unwavering fidelity to her Lord. The monthly meeting, of which she was a member, recognizing her
earnestness and appreciating the gift which God had bestowed upon her, soon recorded her a
minister. In December, 1876, she was married to Seth C. Rees, also a minister in the Society of

From the time of their marriage, Hulda and her husband were constantly associated

together in the work of the ministry. It is not often that God endows a woman both with a love of
home and the gift of preaching. She was extremely domestic in her makeup and naturally shrank
from public work of any kind; but the call God was more to her than anything else in the world,
and she almost invariably accompanied her husband in all his labors.


In 1877 there were meetings held at Greenwood, Halley, and Poplar Run Indiana. God

graciously poured out His Spirit, and many were converted and reclaimed.

But to Hulda Rees the work was not easy. In the first place, she was excessively timid and

feared the people to whom she ministered. She has been heard to say that, at this time in her life,
when sitting in the pulpit, waiting for the time to come to preach, she often closed her eyes, simply
to avid seeing the congregation. Then the cares of home, and her responsibility as the wife of a
minister, and as a preacher herself weighed upon her.

About this time a dream came to her which made her very hungry for a better experience. In

her dream it seemed to her that she was a child again, at the old home perfectly happy and free
from care. She was sitting in her favorite seat, in the willow tree, near the spring-house. She could
hear the bees humming in the sweet locust flowers, and the birds were singing with their old-time
beauty. She looked up and saw her mother standing in the door at the house, and she said to herself,
contentedly, “By and by, when I get hungry, I will go to the house and mother will give me
something to eat.”

There were no cares or responsibilities to oppress her. She need take no thought for

anything. The dream passed, and she sighed when she remembered that it was merely a dream.
Then it seemed as if the Lord spoke directly to her:

“Wouldn’t you like to be as free from care as when you were a little girl?”

“Yes, Lord, could I?” she said, wistfully.

“Would you be willing to be childlike and happy and contented, and just be my little girl

and do errands for me?”

“Oh, I would be so delighted!” Thus the Lord led her along to seek sanctification.

Other things revealed to her the extreme need of her soul; Sometimes the feeling that she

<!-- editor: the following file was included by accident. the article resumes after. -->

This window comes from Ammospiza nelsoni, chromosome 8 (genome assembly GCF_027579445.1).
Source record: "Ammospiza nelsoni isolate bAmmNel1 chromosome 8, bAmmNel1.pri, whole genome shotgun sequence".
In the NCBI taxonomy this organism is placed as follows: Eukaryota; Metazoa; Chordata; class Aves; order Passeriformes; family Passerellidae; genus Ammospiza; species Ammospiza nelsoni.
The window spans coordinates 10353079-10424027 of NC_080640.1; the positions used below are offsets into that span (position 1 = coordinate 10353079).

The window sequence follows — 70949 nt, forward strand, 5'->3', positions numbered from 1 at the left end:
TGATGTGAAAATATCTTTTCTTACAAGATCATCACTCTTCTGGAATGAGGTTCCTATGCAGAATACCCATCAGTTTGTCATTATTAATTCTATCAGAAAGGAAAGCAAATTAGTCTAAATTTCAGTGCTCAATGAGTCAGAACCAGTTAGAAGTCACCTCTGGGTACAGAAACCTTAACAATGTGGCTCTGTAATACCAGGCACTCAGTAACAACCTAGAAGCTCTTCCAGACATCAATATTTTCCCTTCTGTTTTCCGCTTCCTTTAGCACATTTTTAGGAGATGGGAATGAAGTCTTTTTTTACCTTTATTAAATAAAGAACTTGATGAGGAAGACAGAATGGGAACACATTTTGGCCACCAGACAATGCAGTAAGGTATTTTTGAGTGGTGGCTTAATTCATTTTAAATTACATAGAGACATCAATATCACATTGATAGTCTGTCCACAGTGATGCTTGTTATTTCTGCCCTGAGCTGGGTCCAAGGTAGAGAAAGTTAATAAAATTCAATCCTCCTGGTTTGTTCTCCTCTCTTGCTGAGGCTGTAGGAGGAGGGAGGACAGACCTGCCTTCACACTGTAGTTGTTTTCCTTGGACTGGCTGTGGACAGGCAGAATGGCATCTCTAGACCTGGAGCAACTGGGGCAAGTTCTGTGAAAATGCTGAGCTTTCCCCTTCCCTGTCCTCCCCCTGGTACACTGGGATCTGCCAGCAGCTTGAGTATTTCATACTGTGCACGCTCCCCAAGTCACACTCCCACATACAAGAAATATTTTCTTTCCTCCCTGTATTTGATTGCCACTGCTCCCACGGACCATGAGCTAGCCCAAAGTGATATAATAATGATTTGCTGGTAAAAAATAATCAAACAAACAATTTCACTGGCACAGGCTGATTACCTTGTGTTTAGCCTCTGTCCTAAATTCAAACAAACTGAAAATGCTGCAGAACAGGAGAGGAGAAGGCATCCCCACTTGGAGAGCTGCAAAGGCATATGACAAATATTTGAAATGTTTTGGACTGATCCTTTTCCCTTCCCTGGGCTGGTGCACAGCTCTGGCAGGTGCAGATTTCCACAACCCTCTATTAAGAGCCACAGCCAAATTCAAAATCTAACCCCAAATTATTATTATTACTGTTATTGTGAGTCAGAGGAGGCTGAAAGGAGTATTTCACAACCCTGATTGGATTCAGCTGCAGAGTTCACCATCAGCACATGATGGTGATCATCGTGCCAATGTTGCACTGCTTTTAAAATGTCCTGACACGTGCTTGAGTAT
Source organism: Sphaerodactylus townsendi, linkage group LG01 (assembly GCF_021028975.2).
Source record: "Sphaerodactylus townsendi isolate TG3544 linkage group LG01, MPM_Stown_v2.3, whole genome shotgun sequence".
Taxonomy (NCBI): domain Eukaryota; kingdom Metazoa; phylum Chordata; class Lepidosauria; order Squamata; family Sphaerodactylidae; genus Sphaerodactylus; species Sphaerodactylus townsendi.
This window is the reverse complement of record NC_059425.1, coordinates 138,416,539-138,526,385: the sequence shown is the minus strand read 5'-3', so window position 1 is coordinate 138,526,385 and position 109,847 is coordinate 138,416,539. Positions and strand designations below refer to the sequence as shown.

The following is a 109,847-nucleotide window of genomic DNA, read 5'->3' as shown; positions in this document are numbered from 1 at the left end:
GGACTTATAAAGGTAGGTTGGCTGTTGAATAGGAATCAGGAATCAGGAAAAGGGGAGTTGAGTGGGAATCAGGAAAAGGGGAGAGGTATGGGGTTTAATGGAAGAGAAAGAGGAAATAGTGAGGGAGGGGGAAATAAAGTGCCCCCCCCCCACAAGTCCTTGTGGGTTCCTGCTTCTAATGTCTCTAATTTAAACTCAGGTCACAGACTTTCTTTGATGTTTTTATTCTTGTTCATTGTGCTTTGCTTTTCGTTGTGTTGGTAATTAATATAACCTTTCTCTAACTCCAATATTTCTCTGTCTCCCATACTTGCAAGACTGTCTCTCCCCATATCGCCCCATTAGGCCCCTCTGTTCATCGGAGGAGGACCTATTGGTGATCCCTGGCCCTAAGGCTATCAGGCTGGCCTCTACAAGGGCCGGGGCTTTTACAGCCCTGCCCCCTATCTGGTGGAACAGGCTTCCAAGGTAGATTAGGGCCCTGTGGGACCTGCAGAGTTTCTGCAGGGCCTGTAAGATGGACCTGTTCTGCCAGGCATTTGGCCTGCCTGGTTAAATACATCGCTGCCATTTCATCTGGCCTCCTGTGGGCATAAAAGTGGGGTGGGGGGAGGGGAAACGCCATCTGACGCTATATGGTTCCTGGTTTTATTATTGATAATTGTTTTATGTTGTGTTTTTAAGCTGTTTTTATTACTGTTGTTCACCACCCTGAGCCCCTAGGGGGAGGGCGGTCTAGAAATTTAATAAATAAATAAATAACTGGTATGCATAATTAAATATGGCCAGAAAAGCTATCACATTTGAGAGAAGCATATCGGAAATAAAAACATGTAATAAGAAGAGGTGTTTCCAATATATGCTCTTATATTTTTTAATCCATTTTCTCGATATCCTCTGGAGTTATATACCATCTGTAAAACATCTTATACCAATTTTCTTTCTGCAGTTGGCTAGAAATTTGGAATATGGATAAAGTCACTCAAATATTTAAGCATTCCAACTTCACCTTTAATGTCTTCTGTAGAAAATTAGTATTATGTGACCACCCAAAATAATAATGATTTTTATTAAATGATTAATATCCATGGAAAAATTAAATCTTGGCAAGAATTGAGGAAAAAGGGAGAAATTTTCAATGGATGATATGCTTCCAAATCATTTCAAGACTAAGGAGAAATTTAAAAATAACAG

could not measure up to the expectations of the people well-nigh crushed her. On one occasion she
was expected to preach at a First-day morning meeting, at Westfield, Ind. A large anticipative
audience came together. She arose, took her text, and in ten minutes had said all that she could
possibly think of to say. She sat down feeling, as she said afterward, “like a fool.”

It was a great humiliation to her. She felt extremely mortified. She determined that she

would never preach again. She “had not done herself justice,” and “wished that she was not
recorded a minister.” Suddenly she found herself, naturally enough, in great darkness. God
convicted her deeply for her lack of humility and her want of deafness to the opinions of other

She began to seek holiness. A series of meetings was in progress. One night she remained

home in order to be alone and pray. She locked the door of her room and faced the Lord. As she


prayed, God gave her such a revelation of her own heart that she arose from her knees, went out of
the room, and closed the door, unable to endure the sight.

But she could not rest, and finally, after a long struggle, she made a complete and entire

consecration of herself to God, and was SANCTIFIED wholly.

With her new experience came the usual concomitant, persecution. She no longer feared

congregations, but preached “in the power of the Spirit.” Consequently, it was said that she was
”not so humble as before.” Some thought that she “was not so modest and womanly;” but God, on
the other hand, began to honor her with souls, and used her in His work as never before. Her
ministry gained in effectiveness and force by her sanctification.

Source: “Hulda: The Pentecostal Prophetess”
by Byron J. Rees

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(A Collection of Holiness Experience Accounts)
Compiled by Duane V. Maxey

Vol. I — Named Accounts

Interchurch Holiness Convention

18931 Route 522